Karl Williams

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For those of a similar name, see Carl Williams (disambiguation).
Karl Williams
Date of birth (1971-04-10) April 10, 1971 (age 45)
Place of birth Albion, Michigan
Career information
Position(s) WR
College Texas A&I/Texas A&M-Kingsville
Career history
As player
1996–2003 Tampa Bay Buccaneers
2004 Arizona Cardinals
Career stats

Karl Williams (born April 10, 1971 in Albion, Michigan) is an American former football player. He was a successful wide receiver and punt/kick returner who played professional football for the Tampa Bay Buccaneers and the Arizona Cardinals in the National Football League; as well as the Tampa Bay Storm in the Arena Football League. Signed by Tampa Bay as an undrafted free agent out of small school Texas A&M-Kingsville; Karl Williams retired as the all-time Buccaneers leader in punt return yardage (2,565) and punt return touchdowns (5) across 8 seasons with the club; records that still stand today.

Despite Williams' success in the NFL, he said, “From the first time I stepped on a football field, everybody told me I couldn’t do it. It seems like every year I found a way to prove everybody wrong. If you say I can’t do it I’m going to prove you wrong.” Williams has overcome playing college ball at a virtually unknown school (Texas A&M Kingsville), a small frame (5 foot 10, 177 pounds), and going undrafted on his way to the NFL. Fortunately for him, Tampa Bay Buccaneers Head Coach Tony Dungy brought him on as an undrafted free agent in 1996. Williams said about these early years in the NFL, “I remember those last phone calls when they were making the final cuts my rookie year. It was me and Jeff Gooch, and we were sitting around waiting for that phone call. We called it the Grim Reaper. Everyone was packing up and getting ready to go home and we were still waiting. Then they came around and said ‘Did you get the call? No? Then you’re good.’ I remember Jeff and I just falling back and saying, ‘Yeah!’”[1] As an NFL rookie he established himself as Tampa Bay’s primary kick and punt return man by the end of the season. He earned the NFC’s Special Team’s Player of the Month award for December that first year in 1996.[2] Williams parlayed his success as a return man into more reps as a wide-receiver. His 1997 campaign was his best ever at wideout; he achieved 486 receiving yards and 4 touchdowns in that role, his best season at the position. Williams also continued to be a successful punt return specialist, and was picked as a candidate to end the Bucs’ kickoff-return drought. The organization had never returned a kick for a touchdown in the franchise’s 30-year history before and during Williams’ playing days. However, the majority of Williams' success concerned return punts and not on kickoffs; and the team would not return a kick until Michael Spurlock did so in 2007. Although he was not successful at kickoffs, Williams scored with some regularity as a punt-returner, recording one touchdown each in the 1996 and 1997 seasons as well as one each year from 2000-2002. At the end of the 2002 season he achieved the game’s highest honor by becoming a Super Bowl Champion. A member of the first and only championship Tampa Bay squad; Williams’ Bucs were led by Hall of Famers Linebacker Derrick Brooks and Defensive Tackle Warren Sapp on defense, and game-manager Quarterback Brad Johnson on offense. Behind new Head Coach Jon Gruden, the Buccaneers went 12-4 during the regular season, defeated their chief rivals the Philadelphia Eagles in the NFC Championship game, and dominated the Super Bowl against the Oakland Raiders, winning 48-21 to bring the Lombardi Trophy to the Tampa Bay area. Williams left Tampa Bay after the following season and signed with the Arizona Cardinals, playing one year in the desert before leaving the NFL for good at the end of the 2004 season.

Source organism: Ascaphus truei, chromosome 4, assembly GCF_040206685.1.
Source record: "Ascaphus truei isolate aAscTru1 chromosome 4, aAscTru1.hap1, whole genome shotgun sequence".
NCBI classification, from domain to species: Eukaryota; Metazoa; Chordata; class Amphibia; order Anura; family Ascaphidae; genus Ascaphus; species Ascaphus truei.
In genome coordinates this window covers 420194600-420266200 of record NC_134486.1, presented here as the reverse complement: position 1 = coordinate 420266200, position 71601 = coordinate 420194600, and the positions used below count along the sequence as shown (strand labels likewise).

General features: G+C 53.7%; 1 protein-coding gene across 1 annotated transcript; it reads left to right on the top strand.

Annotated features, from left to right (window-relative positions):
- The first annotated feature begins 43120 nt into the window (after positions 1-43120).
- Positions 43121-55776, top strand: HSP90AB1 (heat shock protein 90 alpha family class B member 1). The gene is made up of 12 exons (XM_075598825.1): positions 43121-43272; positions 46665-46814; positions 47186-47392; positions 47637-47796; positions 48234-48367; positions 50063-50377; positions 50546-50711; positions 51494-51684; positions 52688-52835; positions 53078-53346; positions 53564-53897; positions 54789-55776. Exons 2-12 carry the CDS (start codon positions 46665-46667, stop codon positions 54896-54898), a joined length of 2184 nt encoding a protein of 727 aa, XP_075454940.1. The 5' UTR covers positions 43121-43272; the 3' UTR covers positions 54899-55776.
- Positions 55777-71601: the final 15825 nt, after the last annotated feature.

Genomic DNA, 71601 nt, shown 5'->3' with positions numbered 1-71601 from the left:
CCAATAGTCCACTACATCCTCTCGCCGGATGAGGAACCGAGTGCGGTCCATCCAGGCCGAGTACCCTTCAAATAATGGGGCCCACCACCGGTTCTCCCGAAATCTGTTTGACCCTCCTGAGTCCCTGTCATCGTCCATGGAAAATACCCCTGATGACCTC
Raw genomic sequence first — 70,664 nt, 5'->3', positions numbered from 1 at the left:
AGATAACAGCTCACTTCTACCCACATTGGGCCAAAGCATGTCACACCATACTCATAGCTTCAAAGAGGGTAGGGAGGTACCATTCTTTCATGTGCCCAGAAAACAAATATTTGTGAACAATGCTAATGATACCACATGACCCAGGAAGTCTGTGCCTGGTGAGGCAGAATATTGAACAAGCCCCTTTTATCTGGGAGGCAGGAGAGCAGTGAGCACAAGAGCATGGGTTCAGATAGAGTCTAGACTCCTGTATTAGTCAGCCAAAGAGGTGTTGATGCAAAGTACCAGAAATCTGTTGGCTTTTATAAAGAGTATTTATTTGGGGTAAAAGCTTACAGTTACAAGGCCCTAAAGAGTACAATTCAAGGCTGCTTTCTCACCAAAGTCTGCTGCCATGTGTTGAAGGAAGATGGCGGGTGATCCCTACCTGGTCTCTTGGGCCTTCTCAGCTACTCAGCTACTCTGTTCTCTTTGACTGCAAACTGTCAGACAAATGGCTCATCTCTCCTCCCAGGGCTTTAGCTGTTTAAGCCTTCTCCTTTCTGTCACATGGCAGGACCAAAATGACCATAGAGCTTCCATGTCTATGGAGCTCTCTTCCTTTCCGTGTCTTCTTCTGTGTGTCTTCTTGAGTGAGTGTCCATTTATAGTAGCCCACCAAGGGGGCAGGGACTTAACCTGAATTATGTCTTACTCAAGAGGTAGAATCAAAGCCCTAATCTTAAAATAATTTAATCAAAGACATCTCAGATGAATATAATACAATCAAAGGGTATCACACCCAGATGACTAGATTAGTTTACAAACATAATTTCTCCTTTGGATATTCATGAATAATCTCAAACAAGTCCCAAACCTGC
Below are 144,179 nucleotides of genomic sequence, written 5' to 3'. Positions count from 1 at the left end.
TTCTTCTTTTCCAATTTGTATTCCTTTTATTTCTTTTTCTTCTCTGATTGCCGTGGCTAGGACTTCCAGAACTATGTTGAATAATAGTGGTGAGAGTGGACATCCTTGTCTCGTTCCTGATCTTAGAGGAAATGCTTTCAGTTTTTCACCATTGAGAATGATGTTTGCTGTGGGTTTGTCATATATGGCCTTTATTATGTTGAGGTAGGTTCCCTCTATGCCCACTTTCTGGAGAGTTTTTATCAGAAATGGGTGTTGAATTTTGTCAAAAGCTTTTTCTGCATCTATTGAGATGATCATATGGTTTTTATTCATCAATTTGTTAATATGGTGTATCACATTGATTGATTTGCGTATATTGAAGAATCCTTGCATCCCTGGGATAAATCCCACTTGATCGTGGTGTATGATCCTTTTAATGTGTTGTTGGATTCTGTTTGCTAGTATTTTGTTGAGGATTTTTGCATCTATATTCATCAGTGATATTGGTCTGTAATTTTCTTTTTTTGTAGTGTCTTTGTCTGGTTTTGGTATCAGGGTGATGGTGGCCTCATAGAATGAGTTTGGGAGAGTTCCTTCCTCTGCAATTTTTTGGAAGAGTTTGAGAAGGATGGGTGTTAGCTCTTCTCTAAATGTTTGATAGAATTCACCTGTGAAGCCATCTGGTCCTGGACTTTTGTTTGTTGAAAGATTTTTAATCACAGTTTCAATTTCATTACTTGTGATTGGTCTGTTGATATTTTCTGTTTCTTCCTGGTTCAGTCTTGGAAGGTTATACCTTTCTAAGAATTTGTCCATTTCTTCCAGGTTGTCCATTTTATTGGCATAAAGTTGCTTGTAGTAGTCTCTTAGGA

Williams also remains a fan favorite specifically in the Tampa Bay area Part of the source of his popularity can be found in his nickname, “The Truth.”:) He got his nickname largely because ot was the nickname of journeyman boxer of the 80s and 90s Carl Williams. Carl “The Truth” Williams the boxer is most famous for going toe to toe with some of boxing’s best including Larry Holmes (who Williams lost a controversial decision to) and the boxer Iron Mike Tyson. Like the boxer, he achieved despite his humble beginnings, his modest college, and his undrafted status to achieve greatness at football’s highest level. Williams has earned a Super Bowl Ring n On his career as a punt returner Williams has said “That’s being a ballplayer. Everyone talks about me as a punt returner, and they made me a punt returner out of my rookie year because that was the only way I could get on the field.”[3] His rags to riches story has led to Williams’ ownership of a small gym in Texas, where he encourages the youth of his Alma matter that everyone can be successful.[1] He is now teaching the determination and willingness to do whatever it takes that he embraced so well as a player. When asked the truth about him, old coach Jon Gruden said about Karl Williams, “He’s a humble guy, a guy who’s worked for everything he has and that’s one of the winning edges he brings to our football team and something I really appreciate about him.”[3]

His cousin, Mondray Gee, is an assistant coach in the NFL.

References[edit]

[4] [5] [3]

  1. ^ a b "Where Are They Know: Karl Williams". www.buccaneers.com. Retrieved 10 December 2014. 
  2. ^ Smith, Scott. "One Buc Mailbag: Past, Present and Future". www.buccaneers.com. Retrieved 10 December 2014. 
  3. ^ a b c Korth, Joanne. "Truth is, Williams' place is secure". www.sptimes.com. Retrieved 10 December 2014. 
  4. ^ "Where Are They Know: Karl Williams". www.buccaneers.com. Retrieved 10 December 2014. 
  5. ^ Smith, Scott. "One Buc Mailbag: Past, Present and Future". www.buccaneers.com.